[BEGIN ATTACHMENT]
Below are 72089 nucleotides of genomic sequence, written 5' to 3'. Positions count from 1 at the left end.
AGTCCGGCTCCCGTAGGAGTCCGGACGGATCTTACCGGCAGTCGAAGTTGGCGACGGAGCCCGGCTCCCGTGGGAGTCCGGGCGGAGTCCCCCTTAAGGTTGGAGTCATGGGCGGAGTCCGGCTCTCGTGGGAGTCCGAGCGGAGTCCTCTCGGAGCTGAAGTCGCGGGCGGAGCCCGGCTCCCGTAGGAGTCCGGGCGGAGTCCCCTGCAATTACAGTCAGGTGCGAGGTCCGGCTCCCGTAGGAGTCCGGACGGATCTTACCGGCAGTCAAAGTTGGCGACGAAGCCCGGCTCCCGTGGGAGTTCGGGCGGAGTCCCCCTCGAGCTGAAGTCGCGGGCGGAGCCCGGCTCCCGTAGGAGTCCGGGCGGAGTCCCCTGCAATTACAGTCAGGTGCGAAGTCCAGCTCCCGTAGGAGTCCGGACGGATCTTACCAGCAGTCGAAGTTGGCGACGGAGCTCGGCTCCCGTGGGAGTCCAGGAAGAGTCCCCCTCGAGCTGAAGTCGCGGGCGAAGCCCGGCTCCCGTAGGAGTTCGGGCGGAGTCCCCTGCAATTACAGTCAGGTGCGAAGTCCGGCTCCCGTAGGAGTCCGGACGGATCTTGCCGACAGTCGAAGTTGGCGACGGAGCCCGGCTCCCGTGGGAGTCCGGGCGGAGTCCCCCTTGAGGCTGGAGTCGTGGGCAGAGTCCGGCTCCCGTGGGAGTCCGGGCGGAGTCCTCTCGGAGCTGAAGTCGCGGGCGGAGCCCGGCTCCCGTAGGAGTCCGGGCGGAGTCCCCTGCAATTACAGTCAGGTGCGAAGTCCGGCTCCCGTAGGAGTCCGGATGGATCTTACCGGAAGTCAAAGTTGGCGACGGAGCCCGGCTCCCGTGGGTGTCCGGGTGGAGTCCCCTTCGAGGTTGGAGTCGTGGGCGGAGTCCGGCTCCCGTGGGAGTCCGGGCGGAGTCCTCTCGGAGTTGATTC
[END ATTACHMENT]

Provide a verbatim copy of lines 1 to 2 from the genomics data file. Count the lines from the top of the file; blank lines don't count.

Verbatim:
Below are 72089 nucleotides of genomic sequence, written 5' to 3'. Positions count from 1 at the left end.
AGTCCGGCTCCCGTAGGAGTCCGGACGGATCTTACCGGCAGTCGAAGTTGGCGACGGAGCCCGGCTCCCGTGGGAGTCCGGGCGGAGTCCCCCTTAAGGTTGGAGTCATGGGCGGAGTCCGGCTCTCGTGGGAGTCCGAGCGGAGTCCTCTCGGAGCTGAAGTCGCGGGCGGAGCCCGGCTCCCGTAGGAGTCCGGGCGGAGTCCCCTGCAATTACAGTCAGGTGCGAGGTCCGGCTCCCGTAGGAGTCCGGACGGATCTTACCGGCAGTCAAAGTTGGCGACGAAGCCCGGCTCCCGTGGGAGTTCGGGCGGAGTCCCCCTCGAGCTGAAGTCGCGGGCGGAGCCCGGCTCCCGTAGGAGTCCGGGCGGAGTCCCCTGCAATTACAGTCAGGTGCGAAGTCCAGCTCCCGTAGGAGTCCGGACGGATCTTACCAGCAGTCGAAGTTGGCGACGGAGCTCGGCTCCCGTGGGAGTCCAGGAAGAGTCCCCCTCGAGCTGAAGTCGCGGGCGAAGCCCGGCTCCCGTAGGAGTTCGGGCGGAGTCCCCTGCAATTACAGTCAGGTGCGAAGTCCGGCTCCCGTAGGAGTCCGGACGGATCTTGCCGACAGTCGAAGTTGGCGACGGAGCCCGGCTCCCGTGGGAGTCCGGGCGGAGTCCCCCTTGAGGCTGGAGTCGTGGGCAGAGTCCGGCTCCCGTGGGAGTCCGGGCGGAGTCCTCTCGGAGCTGAAGTCGCGGGCGGAGCCCGGCTCCCGTAGGAGTCCGGGCGGAGTCCCCTGCAATTACAGTCAGGTGCGAAGTCCGGCTCCCGTAGGAGTCCGGATGGATCTTACCGGAAGTCAAAGTTGGCGACGGAGCCCGGCTCCCGTGGGTGTCCGGGTGGAGTCCCCTTCGAGGTTGGAGTCGTGGGCGGAGTCCGGCTCCCGTGGGAGTCCGGGCGGAGTCCTCTCGGAGTTGATTC